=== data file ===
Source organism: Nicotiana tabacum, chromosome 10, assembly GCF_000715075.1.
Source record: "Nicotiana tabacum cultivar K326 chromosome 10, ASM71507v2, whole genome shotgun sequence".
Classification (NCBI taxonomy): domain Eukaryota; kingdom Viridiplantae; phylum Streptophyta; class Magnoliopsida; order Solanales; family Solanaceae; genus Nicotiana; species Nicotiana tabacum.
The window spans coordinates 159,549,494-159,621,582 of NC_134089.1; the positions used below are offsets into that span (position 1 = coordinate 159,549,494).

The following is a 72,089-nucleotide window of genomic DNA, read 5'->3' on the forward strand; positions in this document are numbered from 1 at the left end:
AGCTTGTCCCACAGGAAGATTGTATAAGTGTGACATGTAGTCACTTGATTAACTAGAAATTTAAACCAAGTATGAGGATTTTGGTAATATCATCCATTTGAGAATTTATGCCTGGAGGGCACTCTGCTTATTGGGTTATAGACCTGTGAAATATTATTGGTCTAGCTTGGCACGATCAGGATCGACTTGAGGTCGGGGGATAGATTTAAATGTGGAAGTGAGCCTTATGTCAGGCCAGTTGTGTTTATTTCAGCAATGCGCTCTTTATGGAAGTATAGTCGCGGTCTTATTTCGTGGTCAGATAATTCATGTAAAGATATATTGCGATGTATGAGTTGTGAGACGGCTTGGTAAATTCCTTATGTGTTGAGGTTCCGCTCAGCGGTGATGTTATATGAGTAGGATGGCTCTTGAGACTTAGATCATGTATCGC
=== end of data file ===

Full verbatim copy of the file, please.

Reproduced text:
Source organism: Nicotiana tabacum, chromosome 10, assembly GCF_000715075.1.
Source record: "Nicotiana tabacum cultivar K326 chromosome 10, ASM71507v2, whole genome shotgun sequence".
Classification (NCBI taxonomy): domain Eukaryota; kingdom Viridiplantae; phylum Streptophyta; class Magnoliopsida; order Solanales; family Solanaceae; genus Nicotiana; species Nicotiana tabacum.
The window spans coordinates 159,549,494-159,621,582 of NC_134089.1; the positions used below are offsets into that span (position 1 = coordinate 159,549,494).

The following is a 72,089-nucleotide window of genomic DNA, read 5'->3' on the forward strand; positions in this document are numbered from 1 at the left end:
AGCTTGTCCCACAGGAAGATTGTATAAGTGTGACATGTAGTCACTTGATTAACTAGAAATTTAAACCAAGTATGAGGATTTTGGTAATATCATCCATTTGAGAATTTATGCCTGGAGGGCACTCTGCTTATTGGGTTATAGACCTGTGAAATATTATTGGTCTAGCTTGGCACGATCAGGATCGACTTGAGGTCGGGGGATAGATTTAAATGTGGAAGTGAGCCTTATGTCAGGCCAGTTGTGTTTATTTCAGCAATGCGCTCTTTATGGAAGTATAGTCGCGGTCTTATTTCGTGGTCAGATAATTCATGTAAAGATATATTGCGATGTATGAGTTGTGAGACGGCTTGGTAAATTCCTTATGTGTTGAGGTTCCGCTCAGCGGTGATGTTATATGAGTAGGATGGCTCTTGAGACTTAGATCATGTATCGC